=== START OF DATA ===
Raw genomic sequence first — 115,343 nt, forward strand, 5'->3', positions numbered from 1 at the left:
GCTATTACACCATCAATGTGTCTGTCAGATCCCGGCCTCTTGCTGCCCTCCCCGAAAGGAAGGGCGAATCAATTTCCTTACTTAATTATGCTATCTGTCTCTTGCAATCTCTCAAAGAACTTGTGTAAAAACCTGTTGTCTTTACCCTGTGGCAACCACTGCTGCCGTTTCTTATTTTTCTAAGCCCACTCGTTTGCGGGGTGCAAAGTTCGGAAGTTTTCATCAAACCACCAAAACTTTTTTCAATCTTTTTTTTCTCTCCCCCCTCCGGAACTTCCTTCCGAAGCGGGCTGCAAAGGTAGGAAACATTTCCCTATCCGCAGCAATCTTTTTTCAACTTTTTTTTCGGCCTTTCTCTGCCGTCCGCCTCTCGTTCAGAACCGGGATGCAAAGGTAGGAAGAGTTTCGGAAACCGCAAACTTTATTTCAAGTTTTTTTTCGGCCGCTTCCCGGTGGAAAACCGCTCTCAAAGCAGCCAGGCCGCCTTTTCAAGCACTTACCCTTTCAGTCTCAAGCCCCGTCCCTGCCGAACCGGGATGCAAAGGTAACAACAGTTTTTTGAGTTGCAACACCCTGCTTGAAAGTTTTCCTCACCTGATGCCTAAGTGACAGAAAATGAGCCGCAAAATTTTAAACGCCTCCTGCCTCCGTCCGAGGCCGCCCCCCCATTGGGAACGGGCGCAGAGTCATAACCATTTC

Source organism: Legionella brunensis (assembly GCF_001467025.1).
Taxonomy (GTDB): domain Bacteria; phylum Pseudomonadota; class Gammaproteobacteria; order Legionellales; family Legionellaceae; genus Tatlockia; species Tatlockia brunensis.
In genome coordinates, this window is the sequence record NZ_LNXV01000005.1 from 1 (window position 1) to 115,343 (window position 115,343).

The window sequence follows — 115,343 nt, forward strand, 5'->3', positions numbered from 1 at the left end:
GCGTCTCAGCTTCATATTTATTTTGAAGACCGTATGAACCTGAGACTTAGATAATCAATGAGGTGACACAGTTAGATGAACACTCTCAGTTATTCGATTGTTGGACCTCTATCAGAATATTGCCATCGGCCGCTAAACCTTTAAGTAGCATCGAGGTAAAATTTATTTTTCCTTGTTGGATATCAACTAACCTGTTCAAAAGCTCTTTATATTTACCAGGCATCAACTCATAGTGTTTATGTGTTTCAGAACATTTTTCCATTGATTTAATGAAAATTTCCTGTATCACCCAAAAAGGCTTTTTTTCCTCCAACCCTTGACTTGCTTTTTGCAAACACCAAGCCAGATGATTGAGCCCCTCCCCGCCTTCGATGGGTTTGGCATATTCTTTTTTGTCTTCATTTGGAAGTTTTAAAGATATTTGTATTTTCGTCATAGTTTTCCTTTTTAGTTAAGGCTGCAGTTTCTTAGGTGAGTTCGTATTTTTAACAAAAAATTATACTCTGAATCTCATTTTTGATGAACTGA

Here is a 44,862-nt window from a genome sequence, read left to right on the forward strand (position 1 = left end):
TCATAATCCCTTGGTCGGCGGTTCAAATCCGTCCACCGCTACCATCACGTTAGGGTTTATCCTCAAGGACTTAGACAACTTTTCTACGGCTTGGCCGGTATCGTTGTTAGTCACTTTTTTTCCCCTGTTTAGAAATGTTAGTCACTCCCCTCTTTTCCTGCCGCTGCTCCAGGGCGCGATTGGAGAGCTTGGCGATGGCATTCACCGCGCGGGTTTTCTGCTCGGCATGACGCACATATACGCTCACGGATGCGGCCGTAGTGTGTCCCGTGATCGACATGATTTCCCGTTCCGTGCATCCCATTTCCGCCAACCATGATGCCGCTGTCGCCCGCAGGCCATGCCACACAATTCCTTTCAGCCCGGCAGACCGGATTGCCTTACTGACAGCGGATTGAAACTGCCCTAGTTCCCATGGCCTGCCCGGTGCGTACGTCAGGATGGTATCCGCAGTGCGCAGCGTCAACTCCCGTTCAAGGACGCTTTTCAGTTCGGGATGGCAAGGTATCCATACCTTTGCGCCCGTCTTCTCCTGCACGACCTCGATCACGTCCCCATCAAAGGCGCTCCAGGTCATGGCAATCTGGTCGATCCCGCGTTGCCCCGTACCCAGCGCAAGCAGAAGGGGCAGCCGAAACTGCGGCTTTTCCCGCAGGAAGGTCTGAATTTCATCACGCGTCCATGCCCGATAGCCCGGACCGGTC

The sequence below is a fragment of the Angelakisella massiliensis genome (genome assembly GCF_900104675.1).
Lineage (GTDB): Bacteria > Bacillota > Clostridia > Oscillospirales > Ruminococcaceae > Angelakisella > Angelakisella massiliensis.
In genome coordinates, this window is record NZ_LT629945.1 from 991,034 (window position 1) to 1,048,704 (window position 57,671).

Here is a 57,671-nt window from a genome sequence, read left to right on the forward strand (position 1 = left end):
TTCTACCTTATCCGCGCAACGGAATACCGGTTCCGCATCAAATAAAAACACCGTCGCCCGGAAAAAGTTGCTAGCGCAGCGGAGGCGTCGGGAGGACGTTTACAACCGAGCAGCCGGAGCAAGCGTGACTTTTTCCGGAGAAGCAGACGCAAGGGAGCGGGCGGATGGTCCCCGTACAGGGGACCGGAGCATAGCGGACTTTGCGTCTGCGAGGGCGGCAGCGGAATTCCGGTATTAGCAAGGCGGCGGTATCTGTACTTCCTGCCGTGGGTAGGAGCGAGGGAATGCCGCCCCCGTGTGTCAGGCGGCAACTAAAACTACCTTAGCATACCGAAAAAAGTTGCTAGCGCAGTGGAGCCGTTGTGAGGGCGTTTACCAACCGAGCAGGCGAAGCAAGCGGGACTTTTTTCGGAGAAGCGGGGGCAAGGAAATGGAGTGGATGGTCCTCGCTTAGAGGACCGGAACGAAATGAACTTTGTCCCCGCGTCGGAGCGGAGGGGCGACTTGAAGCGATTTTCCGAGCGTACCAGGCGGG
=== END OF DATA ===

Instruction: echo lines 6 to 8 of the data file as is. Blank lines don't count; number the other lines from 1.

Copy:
The window sequence follows — 115,343 nt, forward strand, 5'->3', positions numbered from 1 at the left end:
GCGTCTCAGCTTCATATTTATTTTGAAGACCGTATGAACCTGAGACTTAGATAATCAATGAGGTGACACAGTTAGATGAACACTCTCAGTTATTCGATTGTTGGACCTCTATCAGAATATTGCCATCGGCCGCTAAACCTTTAAGTAGCATCGAGGTAAAATTTATTTTTCCTTGTTGGATATCAACTAACCTGTTCAAAAGCTCTTTATATTTACCAGGCATCAACTCATAGTGTTTATGTGTTTCAGAACATTTTTCCATTGATTTAATGAAAATTTCCTGTATCACCCAAAAAGGCTTTTTTTCCTCCAACCCTTGACTTGCTTTTTGCAAACACCAAGCCAGATGATTGAGCCCCTCCCCGCCTTCGATGGGTTTGGCATATTCTTTTTTGTCTTCATTTGGAAGTTTTAAAGATATTTGTATTTTCGTCATAGTTTTCCTTTTTAGTTAAGGCTGCAGTTTCTTAGGTGAGTTCGTATTTTTAACAAAAAATTATACTCTGAATCTCATTTTTGATGAACTGA

Here is a 44,862-nt window from a genome sequence, read left to right on the forward strand (position 1 = left end):